Having a floppy disk full of "e-signatures" from people saying that "yes, we want you to stop world hunger" isn't going to get anyone sit down and take notice because (as I pointed out) they know full well that 99.999% at least of those signatures are bogus (and of course pretty much any "online petition" is completely idiotic in scope and target, even if maybe that particular one wasn't).

So the "petition" didn't have the effect you claim, the publicity that came after it did. Politicians are extremely sensitive to bad press, don't give a sh*t about actual people and their opinions unless they have a printing press or TV station.

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the publicity that came after it did. Politicians are extremely sensitive to bad press, don't give a sh*t about actual people and their opinions unless they have a printing press or TV station.

Exactly thats the beauty of media. One main point of a petition is to get people talking. If it got the media talking then it did its job. I agree, people will probably not take the number that seriously in politics, but see media just LOVE to make headlines so "200,000 sign a petition" is a pretty good one, even if its an online petition and some may be fake, thats probably not going to matter to them. From that would come public discussion due to the media, therefore causing people to question their politicians, therefore perhaps causing a change in policy.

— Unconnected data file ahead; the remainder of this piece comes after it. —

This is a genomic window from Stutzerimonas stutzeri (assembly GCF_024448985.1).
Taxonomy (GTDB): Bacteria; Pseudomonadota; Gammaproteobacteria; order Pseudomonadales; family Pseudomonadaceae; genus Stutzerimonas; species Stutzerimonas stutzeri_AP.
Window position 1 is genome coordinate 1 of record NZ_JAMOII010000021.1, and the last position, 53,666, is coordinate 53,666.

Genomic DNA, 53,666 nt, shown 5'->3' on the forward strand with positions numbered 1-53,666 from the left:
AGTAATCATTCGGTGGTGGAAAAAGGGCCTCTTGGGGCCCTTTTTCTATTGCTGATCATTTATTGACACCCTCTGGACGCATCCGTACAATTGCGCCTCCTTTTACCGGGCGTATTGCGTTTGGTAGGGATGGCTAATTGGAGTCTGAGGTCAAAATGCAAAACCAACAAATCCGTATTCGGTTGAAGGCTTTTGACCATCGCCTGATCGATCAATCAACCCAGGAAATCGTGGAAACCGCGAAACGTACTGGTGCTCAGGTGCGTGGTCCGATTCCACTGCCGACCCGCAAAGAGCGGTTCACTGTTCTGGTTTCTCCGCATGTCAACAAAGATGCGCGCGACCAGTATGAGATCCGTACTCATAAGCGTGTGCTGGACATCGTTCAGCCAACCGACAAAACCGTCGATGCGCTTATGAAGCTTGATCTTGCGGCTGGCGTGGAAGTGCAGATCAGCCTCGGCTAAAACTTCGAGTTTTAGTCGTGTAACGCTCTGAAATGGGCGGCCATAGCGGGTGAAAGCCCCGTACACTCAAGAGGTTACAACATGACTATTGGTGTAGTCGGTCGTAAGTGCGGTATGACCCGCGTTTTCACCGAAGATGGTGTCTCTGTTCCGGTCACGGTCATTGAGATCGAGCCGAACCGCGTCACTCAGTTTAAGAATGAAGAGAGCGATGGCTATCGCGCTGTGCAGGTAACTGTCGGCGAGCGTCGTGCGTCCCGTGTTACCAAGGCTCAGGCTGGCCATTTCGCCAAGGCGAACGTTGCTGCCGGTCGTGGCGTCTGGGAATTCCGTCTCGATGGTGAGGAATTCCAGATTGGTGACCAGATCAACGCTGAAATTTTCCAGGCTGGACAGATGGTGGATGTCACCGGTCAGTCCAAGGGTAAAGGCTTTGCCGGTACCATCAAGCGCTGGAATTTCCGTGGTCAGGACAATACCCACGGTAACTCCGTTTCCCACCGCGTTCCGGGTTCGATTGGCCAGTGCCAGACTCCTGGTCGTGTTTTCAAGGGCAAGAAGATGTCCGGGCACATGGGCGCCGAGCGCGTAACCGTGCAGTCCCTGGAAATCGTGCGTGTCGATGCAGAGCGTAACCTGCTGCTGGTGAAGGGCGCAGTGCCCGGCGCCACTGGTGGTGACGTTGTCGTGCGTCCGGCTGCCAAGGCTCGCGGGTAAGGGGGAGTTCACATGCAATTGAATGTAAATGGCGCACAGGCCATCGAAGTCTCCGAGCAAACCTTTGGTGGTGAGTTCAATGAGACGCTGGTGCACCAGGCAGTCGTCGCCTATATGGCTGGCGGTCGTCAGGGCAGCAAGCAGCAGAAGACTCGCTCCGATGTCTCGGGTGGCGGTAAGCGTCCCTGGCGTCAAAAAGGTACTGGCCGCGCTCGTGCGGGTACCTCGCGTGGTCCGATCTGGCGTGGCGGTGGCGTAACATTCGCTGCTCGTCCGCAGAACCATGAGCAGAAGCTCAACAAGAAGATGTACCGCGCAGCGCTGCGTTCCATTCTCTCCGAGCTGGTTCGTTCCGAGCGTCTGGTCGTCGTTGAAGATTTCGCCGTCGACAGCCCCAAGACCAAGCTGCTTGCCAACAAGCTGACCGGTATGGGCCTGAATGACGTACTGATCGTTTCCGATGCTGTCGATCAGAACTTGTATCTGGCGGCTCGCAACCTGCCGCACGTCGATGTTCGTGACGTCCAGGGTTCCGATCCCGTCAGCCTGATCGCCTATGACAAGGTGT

But i do agree that those silly "change world poverty/hunger/inequality" ones are fairly pointless, im more talking about minor policy change that can be done by a specific government.

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Even there... As there's no way to determine whether any of the "signatures" are real, there's no way to determine whether anyone actually signed it so it shouldn't be listened to.